In 2016 and 2017 regional dialogues were held amongst indigenous peoples across the whole nation. These provided the basis for a First Nations Constitutional Convention at Uluru in May 2017. That convention issued the Uluru Statement from the Heart to the Australian people. It was a public invitation to a conversation and a walking together. ‘We ask Australians to accept our invitation to walk with us in a movement of the Australian people for a better future.’ This was essentially a people to people conversation within the framework of the Australian nation,  a nation that comprehended all who live here.

In inviting that conversation with the Australian people the Uluru Statement identifies two things. It 

  • calls for the establishment of a First Nations Voice enshrined in the constitution
  • seeks a Makarrata Commission to supervise a process of agreement-making between governments and First Nations and truth-telling about our history.

The coming referendum addresses the first of these with a proposal to change the constitution. The second is to follow and will be entirely in the hands of the Commonwealth parliament.

Prime Minister Albanese announced 0n 23 March the government’s approach to the coming referendum. The proposed amendment of the constitution will be:

Chapter IX – Recognition of Aboriginal and Torres Strait Islander Peoples

129 Aboriginal and Torres Strait Islander Voice

In recognition of Aboriginal and Torres Strait Islander peoples as the First Peoples of Australia:

(1) There shall be a body to be called the Aboriginal and Torres Strait Islander Voice;

(2) The Aboriginal and Torres Strait Islander Voice may make representations to the Parliament and the Executive Government of the Commonwealth on matters relating to Aboriginal and Torres Strait Islander peoples;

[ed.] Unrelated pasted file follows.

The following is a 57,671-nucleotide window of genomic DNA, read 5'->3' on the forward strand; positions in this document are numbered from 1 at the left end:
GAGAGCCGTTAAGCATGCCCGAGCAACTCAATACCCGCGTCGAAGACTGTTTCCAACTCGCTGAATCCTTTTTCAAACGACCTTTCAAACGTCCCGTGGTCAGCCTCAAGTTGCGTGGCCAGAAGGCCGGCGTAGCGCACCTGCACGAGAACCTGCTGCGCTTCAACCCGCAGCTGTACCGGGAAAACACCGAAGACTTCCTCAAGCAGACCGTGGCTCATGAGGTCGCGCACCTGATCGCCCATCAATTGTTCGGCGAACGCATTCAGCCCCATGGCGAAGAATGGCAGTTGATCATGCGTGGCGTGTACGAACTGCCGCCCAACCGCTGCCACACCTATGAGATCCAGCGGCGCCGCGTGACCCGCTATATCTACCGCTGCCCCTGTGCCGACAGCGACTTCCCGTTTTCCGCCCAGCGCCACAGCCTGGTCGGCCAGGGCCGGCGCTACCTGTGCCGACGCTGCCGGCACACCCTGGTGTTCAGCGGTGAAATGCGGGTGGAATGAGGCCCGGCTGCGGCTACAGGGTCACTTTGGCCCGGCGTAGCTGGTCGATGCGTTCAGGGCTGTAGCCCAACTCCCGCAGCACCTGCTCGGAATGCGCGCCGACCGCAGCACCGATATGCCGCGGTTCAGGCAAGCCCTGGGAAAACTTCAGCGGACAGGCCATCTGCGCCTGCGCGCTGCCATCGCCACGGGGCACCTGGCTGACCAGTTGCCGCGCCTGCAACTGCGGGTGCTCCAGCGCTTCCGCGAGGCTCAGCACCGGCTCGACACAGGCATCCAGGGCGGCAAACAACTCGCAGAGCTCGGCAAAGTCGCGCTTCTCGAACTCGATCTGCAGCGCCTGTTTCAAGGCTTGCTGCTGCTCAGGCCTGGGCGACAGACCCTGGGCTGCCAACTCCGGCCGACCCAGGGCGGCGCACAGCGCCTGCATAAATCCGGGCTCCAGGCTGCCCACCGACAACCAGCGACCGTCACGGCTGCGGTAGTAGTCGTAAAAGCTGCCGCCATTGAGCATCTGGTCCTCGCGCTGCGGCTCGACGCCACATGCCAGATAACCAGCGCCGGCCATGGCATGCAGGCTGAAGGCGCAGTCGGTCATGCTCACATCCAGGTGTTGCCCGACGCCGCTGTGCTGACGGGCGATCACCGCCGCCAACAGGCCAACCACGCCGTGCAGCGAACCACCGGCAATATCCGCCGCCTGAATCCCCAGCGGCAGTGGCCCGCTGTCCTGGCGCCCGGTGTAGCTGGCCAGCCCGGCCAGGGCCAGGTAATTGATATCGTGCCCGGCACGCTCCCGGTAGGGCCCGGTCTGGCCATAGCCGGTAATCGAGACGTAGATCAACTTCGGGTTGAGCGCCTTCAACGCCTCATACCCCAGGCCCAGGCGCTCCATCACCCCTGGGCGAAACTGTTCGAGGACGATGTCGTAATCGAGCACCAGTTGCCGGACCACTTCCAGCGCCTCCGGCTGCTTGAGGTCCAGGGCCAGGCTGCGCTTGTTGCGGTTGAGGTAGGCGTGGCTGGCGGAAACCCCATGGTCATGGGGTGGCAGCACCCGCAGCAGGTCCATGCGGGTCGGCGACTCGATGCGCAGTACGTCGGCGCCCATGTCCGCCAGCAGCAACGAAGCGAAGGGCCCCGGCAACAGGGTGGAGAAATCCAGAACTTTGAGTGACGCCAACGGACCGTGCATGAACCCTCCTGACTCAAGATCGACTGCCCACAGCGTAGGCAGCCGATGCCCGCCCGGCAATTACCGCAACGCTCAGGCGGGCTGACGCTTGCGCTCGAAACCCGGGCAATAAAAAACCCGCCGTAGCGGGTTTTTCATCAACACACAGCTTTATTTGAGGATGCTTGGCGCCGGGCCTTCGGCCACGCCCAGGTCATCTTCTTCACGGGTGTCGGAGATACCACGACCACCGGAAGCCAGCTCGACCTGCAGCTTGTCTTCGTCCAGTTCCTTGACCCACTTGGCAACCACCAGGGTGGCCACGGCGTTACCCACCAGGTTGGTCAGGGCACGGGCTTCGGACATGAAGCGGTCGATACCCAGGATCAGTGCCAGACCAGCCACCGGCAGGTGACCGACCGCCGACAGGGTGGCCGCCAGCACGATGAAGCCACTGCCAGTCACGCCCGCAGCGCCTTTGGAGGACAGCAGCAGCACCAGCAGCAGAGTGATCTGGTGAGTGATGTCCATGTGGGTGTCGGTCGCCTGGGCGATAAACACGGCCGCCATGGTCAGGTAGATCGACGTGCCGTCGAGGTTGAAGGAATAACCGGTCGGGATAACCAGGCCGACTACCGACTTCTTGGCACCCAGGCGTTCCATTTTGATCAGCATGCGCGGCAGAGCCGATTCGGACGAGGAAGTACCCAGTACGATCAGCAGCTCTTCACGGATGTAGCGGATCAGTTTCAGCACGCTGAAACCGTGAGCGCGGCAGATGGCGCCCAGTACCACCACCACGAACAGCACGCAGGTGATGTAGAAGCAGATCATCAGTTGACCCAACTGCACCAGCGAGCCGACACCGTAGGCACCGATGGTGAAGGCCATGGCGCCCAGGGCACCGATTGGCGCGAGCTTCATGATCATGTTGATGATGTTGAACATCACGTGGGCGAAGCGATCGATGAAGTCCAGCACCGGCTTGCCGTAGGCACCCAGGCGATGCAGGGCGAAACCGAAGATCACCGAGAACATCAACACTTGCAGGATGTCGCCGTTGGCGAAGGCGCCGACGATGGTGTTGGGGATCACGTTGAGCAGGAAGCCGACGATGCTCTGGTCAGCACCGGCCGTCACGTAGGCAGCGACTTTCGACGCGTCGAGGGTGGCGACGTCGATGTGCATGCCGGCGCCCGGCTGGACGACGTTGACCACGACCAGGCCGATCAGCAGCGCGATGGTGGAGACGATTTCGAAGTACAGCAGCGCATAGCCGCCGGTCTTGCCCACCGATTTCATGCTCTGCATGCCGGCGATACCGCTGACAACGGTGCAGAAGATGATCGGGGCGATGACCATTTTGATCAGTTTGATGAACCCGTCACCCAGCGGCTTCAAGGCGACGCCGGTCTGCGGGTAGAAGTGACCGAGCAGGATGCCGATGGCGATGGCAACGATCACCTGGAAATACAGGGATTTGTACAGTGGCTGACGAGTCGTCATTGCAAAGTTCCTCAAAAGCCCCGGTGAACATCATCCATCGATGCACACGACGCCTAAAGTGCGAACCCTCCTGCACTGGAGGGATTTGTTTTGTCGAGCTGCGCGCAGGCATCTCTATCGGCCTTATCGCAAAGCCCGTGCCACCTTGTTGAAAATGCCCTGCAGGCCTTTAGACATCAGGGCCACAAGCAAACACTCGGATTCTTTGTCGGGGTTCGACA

(3) The Parliament shall, subject to this Constitution, have power to make laws with respect to matters relating to the Aboriginal and Torres Strait Islander Voice, including its composition, functions, powers and procedures.

The first two key issues at stake here are recognition of Aboriginal and Torres Strait Islander People and the establishment of the Voice. Currently there are eight chapters in the constitution. A completely new chapter will be added that deals with both those questions. A third clause makes it clear that the ‘composition, functions, power and procedures’ will be subject to laws made by the parliament. The constitutional change secures the recognition of our Indigenous Australians and the existence of a Voice permanently in the constitution, while at the same time maintaining the sovereignty of parliament over the processes.

The exact terms of the referendum are to go to Parliament for final authorisation of the referendum, but the fundamental issues at stake here for all Australians are quite clear. These Indigenous and Torres Strait Island peoples have a unique place in the creating of the people we have become and the nation to which we belong – together. The nation should recognise and provide for that uniqueness and we should remedy the dreadful sufferings that have been forced on them over many years up to and including today.


The idea of sovereignty is central to the argument in the Uluru Statement. The first sentence declares that the ‘Aboriginal and Torres Strait Islander tribes were the first sovereign Nations of the Australian continent and its adjacent islands, and possessed it under our own laws and customs.’ The statement then describes the meaning of this sovereignty.

This sovereignty is a spiritual notion: the ancestral tie between the land, or ‘mother nature’, and the Aboriginal and Torres Strait Islander peoples who were born therefrom, remain attached thereto, and must one day return thither to be united with our ancestors. This link is the basis of the ownership of the soil, or better, of sovereignty. It has never been ceded or extinguished, and co-exists with the sovereignty of the Crown.